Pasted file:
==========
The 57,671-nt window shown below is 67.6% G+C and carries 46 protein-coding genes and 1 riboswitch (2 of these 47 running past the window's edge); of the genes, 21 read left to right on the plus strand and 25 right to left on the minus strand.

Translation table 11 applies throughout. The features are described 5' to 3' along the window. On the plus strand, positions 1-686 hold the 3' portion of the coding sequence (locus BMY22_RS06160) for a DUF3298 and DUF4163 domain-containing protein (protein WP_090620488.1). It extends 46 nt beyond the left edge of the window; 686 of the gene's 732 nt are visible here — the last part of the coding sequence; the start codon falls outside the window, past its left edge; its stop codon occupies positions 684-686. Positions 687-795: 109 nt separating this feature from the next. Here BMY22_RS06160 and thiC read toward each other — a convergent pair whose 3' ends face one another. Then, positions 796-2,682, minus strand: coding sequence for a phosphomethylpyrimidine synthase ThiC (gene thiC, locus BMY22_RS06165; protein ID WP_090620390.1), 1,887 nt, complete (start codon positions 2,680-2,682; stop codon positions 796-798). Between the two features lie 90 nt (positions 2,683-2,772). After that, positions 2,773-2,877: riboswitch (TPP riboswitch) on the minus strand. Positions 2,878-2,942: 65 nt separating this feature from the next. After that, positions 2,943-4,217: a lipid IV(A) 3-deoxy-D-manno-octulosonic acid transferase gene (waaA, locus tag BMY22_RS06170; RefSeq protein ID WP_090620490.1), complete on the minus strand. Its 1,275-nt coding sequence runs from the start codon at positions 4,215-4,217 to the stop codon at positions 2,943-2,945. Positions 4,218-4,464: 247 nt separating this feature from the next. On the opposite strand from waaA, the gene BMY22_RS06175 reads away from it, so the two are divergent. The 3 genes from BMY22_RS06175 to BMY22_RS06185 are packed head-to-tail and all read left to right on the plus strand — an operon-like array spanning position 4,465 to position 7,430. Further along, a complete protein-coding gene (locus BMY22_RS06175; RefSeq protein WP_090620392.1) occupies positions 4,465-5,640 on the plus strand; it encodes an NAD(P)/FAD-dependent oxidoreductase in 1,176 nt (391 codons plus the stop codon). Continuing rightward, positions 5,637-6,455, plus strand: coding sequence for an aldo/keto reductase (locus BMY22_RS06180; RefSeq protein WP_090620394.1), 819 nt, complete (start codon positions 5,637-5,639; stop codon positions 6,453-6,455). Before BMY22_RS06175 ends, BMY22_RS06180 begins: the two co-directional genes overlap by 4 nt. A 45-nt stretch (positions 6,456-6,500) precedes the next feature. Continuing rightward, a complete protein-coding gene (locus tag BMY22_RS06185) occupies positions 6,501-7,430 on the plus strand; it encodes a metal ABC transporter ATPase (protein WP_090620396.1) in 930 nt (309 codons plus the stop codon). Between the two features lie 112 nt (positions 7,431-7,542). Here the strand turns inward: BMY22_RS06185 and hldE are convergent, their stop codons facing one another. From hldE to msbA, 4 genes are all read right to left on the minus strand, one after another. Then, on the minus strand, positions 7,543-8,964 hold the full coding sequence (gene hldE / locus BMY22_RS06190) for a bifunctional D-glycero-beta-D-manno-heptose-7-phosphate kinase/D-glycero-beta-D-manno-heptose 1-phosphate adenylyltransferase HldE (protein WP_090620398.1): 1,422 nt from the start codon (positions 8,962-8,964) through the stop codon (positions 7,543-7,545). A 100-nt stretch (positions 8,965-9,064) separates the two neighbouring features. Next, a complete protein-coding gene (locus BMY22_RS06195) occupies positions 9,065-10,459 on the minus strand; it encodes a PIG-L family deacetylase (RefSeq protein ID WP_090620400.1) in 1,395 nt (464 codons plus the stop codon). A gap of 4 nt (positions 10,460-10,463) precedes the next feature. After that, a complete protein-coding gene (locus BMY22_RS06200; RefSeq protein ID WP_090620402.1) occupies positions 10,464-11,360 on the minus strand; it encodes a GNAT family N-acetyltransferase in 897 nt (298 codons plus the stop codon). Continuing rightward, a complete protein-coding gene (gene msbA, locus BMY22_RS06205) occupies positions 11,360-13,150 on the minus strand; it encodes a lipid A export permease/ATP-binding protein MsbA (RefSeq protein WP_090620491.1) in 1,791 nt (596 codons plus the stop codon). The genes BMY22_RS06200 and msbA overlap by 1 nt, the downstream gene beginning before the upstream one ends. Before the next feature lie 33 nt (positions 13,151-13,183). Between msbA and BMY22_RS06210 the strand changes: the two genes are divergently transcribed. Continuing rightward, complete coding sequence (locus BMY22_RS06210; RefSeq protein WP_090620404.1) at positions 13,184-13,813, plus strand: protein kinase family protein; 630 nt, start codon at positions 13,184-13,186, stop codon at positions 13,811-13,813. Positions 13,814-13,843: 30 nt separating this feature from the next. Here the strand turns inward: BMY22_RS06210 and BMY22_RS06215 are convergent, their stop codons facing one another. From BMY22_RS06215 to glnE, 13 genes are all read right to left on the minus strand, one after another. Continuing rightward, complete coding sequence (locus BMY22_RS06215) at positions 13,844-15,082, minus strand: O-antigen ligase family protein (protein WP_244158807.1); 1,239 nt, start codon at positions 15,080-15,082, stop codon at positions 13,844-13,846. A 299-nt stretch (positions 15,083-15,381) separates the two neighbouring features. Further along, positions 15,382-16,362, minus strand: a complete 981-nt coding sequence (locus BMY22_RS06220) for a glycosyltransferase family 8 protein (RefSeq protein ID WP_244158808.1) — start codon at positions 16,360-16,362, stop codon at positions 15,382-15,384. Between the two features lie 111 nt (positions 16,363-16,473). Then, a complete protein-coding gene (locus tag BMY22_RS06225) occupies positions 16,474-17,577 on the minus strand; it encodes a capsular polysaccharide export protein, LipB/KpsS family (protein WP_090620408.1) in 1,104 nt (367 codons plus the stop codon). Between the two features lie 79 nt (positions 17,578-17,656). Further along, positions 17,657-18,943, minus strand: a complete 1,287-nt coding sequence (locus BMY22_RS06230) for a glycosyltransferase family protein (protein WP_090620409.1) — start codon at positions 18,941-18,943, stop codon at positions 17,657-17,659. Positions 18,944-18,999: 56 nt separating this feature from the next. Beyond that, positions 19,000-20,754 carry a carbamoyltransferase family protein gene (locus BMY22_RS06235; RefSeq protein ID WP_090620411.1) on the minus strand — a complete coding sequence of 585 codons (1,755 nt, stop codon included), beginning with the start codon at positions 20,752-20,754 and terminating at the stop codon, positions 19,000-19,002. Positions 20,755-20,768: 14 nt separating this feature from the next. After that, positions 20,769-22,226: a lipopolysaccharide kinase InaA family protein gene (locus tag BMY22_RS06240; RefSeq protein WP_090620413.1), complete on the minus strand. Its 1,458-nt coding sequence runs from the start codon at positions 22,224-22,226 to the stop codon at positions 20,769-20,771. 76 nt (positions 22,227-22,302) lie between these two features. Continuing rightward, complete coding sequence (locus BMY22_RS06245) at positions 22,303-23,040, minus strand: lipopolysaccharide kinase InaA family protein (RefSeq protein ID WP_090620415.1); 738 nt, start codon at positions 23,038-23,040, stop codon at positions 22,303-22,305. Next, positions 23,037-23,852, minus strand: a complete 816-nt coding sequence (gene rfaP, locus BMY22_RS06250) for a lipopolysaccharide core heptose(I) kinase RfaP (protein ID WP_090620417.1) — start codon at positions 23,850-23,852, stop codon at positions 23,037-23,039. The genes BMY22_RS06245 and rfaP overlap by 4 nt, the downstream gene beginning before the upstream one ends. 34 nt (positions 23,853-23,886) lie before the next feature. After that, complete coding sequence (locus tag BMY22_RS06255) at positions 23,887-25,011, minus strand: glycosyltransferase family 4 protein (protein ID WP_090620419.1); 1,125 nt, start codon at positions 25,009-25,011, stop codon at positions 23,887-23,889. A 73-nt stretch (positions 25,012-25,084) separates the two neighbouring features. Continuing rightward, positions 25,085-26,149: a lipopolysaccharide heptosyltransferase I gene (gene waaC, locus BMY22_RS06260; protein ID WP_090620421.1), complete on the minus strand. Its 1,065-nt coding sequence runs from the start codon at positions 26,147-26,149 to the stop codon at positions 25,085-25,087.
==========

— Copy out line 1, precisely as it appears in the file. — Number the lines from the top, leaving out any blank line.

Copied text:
The 57,671-nt window shown below is 67.6% G+C and carries 46 protein-coding genes and 1 riboswitch (2 of these 47 running past the window's edge); of the genes, 21 read left to right on the plus strand and 25 right to left on the minus strand.